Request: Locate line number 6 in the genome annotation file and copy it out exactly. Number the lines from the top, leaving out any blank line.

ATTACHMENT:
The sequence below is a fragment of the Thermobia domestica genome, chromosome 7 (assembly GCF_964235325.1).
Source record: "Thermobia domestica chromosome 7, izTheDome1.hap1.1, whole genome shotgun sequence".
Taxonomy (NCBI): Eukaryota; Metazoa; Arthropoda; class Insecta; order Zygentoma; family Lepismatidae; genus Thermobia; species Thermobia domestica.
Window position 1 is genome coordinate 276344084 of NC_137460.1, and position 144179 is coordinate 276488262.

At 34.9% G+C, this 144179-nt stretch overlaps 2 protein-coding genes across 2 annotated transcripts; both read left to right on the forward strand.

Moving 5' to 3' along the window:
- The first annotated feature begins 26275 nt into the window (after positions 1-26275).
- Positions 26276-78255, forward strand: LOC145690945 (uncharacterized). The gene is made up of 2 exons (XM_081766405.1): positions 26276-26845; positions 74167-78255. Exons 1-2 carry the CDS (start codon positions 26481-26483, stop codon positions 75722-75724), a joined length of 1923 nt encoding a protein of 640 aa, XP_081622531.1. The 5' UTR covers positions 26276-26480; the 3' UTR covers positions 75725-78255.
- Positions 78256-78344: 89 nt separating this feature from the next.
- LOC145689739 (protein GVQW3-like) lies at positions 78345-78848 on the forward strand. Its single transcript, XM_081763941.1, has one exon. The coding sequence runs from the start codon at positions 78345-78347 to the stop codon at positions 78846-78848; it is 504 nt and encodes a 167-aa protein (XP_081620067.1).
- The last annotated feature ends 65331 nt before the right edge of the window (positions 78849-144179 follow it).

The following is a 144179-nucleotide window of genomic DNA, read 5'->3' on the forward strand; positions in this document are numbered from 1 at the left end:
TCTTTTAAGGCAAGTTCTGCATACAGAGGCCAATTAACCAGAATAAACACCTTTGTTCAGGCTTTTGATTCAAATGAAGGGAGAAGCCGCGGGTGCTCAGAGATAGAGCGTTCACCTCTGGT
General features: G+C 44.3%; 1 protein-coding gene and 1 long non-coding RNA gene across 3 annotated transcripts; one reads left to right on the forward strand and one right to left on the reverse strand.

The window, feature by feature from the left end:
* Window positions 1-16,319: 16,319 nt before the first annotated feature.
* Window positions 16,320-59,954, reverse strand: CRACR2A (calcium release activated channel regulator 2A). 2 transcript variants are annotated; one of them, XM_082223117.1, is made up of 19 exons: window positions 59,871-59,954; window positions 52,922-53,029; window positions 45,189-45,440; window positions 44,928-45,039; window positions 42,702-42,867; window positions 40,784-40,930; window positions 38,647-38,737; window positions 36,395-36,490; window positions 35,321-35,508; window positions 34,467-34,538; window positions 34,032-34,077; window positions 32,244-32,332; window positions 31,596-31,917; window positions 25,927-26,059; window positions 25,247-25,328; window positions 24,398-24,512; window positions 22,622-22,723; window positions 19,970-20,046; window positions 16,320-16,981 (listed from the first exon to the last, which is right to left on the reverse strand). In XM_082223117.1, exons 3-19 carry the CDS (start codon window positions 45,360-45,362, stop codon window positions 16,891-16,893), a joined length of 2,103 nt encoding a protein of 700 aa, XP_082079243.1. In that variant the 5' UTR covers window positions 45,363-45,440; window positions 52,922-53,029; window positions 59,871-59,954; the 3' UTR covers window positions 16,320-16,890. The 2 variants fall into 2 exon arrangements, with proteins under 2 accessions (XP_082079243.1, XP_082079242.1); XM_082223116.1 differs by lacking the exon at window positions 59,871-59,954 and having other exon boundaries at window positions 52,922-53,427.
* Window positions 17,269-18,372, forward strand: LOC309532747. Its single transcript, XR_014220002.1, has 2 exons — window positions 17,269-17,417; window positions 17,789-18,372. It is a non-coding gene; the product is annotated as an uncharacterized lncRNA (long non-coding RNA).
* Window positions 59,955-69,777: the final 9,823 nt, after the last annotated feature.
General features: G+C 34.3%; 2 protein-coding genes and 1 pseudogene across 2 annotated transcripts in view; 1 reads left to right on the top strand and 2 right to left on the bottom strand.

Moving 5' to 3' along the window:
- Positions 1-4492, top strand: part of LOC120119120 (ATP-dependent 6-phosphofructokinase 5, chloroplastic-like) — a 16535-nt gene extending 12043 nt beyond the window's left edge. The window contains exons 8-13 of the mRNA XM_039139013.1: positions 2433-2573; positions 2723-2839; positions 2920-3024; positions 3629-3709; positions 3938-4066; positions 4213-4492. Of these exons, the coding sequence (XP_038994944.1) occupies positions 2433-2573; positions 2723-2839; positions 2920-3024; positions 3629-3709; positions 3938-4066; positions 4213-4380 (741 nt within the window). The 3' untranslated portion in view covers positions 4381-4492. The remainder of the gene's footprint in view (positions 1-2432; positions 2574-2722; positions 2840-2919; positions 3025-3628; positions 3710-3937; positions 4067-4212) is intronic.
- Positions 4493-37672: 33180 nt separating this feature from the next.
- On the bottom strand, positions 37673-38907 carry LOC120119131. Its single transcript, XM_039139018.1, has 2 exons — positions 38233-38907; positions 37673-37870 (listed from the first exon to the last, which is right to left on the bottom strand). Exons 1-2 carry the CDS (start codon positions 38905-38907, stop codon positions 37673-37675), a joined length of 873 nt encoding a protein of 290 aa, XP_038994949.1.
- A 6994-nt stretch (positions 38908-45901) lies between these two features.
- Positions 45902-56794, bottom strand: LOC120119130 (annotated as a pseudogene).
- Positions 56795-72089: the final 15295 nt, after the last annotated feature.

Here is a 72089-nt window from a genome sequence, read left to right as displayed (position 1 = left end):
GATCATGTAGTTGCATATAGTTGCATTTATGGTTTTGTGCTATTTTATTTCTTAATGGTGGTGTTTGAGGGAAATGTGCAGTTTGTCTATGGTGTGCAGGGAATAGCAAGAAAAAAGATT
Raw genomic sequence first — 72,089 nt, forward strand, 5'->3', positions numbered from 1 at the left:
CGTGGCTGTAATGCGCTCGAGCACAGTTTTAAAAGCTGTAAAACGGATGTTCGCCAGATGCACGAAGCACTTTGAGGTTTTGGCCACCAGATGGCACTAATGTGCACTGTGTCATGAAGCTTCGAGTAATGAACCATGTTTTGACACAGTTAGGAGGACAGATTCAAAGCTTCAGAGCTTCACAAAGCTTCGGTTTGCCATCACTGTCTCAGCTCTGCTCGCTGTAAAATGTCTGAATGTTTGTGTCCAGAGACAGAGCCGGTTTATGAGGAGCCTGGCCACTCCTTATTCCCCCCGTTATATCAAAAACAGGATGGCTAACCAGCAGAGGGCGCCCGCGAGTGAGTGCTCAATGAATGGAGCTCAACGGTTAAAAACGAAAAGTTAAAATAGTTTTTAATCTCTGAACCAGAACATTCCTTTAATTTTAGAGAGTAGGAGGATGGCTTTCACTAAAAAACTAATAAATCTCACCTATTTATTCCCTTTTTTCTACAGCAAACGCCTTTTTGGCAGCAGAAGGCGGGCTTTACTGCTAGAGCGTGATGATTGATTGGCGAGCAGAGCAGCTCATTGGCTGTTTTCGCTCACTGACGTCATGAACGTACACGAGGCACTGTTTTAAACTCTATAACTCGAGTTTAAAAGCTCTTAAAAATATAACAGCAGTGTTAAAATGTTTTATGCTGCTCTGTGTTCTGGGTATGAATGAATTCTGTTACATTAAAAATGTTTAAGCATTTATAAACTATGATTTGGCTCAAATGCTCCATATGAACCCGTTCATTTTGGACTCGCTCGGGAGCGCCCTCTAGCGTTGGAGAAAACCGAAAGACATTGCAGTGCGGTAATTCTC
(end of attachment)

Moving 5' to 3' along the window: